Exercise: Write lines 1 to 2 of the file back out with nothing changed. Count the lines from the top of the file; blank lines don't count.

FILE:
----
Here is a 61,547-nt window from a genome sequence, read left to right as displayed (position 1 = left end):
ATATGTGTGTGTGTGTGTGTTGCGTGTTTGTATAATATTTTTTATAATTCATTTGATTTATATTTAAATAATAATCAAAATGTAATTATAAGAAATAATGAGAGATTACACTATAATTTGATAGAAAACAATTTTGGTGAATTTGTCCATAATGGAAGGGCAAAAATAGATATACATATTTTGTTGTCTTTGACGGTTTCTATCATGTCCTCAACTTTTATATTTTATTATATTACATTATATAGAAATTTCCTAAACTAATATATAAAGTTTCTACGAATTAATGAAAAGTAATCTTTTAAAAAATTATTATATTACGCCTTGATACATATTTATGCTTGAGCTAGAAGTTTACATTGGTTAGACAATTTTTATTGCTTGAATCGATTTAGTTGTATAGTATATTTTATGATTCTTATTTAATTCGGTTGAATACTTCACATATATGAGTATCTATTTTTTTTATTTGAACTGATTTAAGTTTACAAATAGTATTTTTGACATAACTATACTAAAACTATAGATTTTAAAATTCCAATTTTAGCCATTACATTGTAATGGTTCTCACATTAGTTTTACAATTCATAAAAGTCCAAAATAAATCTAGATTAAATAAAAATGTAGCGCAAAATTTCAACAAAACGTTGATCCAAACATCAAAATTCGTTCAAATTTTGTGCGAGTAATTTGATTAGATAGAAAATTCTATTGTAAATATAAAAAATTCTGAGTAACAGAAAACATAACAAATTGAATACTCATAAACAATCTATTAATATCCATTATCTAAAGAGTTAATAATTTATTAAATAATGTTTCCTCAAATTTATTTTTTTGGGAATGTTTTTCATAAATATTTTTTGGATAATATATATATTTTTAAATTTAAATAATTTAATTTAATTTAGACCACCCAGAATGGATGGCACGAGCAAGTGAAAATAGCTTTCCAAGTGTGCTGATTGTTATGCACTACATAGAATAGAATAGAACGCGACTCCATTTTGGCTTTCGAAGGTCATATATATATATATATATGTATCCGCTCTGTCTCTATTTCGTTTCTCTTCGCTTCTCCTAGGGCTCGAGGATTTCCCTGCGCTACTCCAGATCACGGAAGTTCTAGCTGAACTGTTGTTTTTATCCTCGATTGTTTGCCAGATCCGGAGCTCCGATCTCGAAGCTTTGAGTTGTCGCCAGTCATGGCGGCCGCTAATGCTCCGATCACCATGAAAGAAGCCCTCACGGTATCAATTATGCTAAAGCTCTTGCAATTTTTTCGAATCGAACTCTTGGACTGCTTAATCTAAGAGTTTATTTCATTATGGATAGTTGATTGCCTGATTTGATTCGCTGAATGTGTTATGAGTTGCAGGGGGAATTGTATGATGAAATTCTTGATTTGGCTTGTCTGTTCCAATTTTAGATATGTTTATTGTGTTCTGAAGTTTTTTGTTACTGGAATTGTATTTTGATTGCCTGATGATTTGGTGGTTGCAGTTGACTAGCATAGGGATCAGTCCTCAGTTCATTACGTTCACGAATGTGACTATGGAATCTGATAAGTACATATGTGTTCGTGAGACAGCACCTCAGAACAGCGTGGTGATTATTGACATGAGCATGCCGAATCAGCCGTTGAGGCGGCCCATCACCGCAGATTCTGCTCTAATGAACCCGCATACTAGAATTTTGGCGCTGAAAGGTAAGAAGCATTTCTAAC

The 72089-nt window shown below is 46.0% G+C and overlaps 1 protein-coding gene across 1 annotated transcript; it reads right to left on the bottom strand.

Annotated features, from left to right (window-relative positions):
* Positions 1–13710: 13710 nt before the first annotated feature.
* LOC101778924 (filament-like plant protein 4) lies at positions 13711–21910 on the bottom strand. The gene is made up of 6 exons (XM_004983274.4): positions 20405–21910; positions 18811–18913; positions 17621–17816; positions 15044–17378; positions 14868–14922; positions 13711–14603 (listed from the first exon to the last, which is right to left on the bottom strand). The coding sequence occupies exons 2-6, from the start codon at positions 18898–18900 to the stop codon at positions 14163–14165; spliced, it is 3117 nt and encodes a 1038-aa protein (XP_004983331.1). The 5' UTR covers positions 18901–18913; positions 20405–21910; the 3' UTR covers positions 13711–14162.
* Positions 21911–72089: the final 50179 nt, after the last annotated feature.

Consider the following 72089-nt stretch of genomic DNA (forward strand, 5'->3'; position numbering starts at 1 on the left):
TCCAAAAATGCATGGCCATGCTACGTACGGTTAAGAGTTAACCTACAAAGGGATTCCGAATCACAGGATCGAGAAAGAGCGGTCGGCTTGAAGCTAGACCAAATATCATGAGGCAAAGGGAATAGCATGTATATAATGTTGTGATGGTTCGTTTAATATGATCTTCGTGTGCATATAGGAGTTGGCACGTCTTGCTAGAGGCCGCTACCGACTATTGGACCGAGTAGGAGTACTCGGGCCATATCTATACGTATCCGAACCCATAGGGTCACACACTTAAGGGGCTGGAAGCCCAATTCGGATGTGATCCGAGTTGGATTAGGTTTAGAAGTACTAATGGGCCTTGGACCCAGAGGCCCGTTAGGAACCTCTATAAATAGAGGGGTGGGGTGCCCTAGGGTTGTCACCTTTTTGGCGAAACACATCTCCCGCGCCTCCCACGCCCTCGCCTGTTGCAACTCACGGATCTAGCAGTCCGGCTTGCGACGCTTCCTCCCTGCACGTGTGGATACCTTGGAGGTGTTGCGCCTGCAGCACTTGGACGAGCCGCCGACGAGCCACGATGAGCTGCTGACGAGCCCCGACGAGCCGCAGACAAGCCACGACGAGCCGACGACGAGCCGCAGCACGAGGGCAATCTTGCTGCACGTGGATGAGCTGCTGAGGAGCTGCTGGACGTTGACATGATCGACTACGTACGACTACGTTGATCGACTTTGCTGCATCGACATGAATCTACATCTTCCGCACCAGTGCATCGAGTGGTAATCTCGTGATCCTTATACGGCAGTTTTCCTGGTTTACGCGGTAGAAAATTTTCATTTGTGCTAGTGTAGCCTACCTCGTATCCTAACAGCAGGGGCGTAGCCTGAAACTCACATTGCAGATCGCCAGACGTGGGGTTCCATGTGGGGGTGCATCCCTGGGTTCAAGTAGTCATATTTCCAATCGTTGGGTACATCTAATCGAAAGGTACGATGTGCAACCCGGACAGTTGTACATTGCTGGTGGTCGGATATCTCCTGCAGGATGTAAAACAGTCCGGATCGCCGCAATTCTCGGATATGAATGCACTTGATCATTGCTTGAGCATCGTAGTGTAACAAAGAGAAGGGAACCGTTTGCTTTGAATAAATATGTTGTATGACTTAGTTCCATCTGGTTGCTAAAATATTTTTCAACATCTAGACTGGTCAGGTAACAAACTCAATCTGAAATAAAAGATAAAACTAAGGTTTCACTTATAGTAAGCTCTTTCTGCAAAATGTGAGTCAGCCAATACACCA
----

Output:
Here is a 61,547-nt window from a genome sequence, read left to right as displayed (position 1 = left end):
ATATGTGTGTGTGTGTGTGTTGCGTGTTTGTATAATATTTTTTATAATTCATTTGATTTATATTTAAATAATAATCAAAATGTAATTATAAGAAATAATGAGAGATTACACTATAATTTGATAGAAAACAATTTTGGTGAATTTGTCCATAATGGAAGGGCAAAAATAGATATACATATTTTGTTGTCTTTGACGGTTTCTATCATGTCCTCAACTTTTATATTTTATTATATTACATTATATAGAAATTTCCTAAACTAATATATAAAGTTTCTACGAATTAATGAAAAGTAATCTTTTAAAAAATTATTATATTACGCCTTGATACATATTTATGCTTGAGCTAGAAGTTTACATTGGTTAGACAATTTTTATTGCTTGAATCGATTTAGTTGTATAGTATATTTTATGATTCTTATTTAATTCGGTTGAATACTTCACATATATGAGTATCTATTTTTTTTATTTGAACTGATTTAAGTTTACAAATAGTATTTTTGACATAACTATACTAAAACTATAGATTTTAAAATTCCAATTTTAGCCATTACATTGTAATGGTTCTCACATTAGTTTTACAATTCATAAAAGTCCAAAATAAATCTAGATTAAATAAAAATGTAGCGCAAAATTTCAACAAAACGTTGATCCAAACATCAAAATTCGTTCAAATTTTGTGCGAGTAATTTGATTAGATAGAAAATTCTATTGTAAATATAAAAAATTCTGAGTAACAGAAAACATAACAAATTGAATACTCATAAACAATCTATTAATATCCATTATCTAAAGAGTTAATAATTTATTAAATAATGTTTCCTCAAATTTATTTTTTTGGGAATGTTTTTCATAAATATTTTTTGGATAATATATATATTTTTAAATTTAAATAATTTAATTTAATTTAGACCACCCAGAATGGATGGCACGAGCAAGTGAAAATAGCTTTCCAAGTGTGCTGATTGTTATGCACTACATAGAATAGAATAGAACGCGACTCCATTTTGGCTTTCGAAGGTCATATATATATATATATATGTATCCGCTCTGTCTCTATTTCGTTTCTCTTCGCTTCTCCTAGGGCTCGAGGATTTCCCTGCGCTACTCCAGATCACGGAAGTTCTAGCTGAACTGTTGTTTTTATCCTCGATTGTTTGCCAGATCCGGAGCTCCGATCTCGAAGCTTTGAGTTGTCGCCAGTCATGGCGGCCGCTAATGCTCCGATCACCATGAAAGAAGCCCTCACGGTATCAATTATGCTAAAGCTCTTGCAATTTTTTCGAATCGAACTCTTGGACTGCTTAATCTAAGAGTTTATTTCATTATGGATAGTTGATTGCCTGATTTGATTCGCTGAATGTGTTATGAGTTGCAGGGGGAATTGTATGATGAAATTCTTGATTTGGCTTGTCTGTTCCAATTTTAGATATGTTTATTGTGTTCTGAAGTTTTTTGTTACTGGAATTGTATTTTGATTGCCTGATGATTTGGTGGTTGCAGTTGACTAGCATAGGGATCAGTCCTCAGTTCATTACGTTCACGAATGTGACTATGGAATCTGATAAGTACATATGTGTTCGTGAGACAGCACCTCAGAACAGCGTGGTGATTATTGACATGAGCATGCCGAATCAGCCGTTGAGGCGGCCCATCACCGCAGATTCTGCTCTAATGAACCCGCATACTAGAATTTTGGCGCTGAAAGGTAAGAAGCATTTCTAAC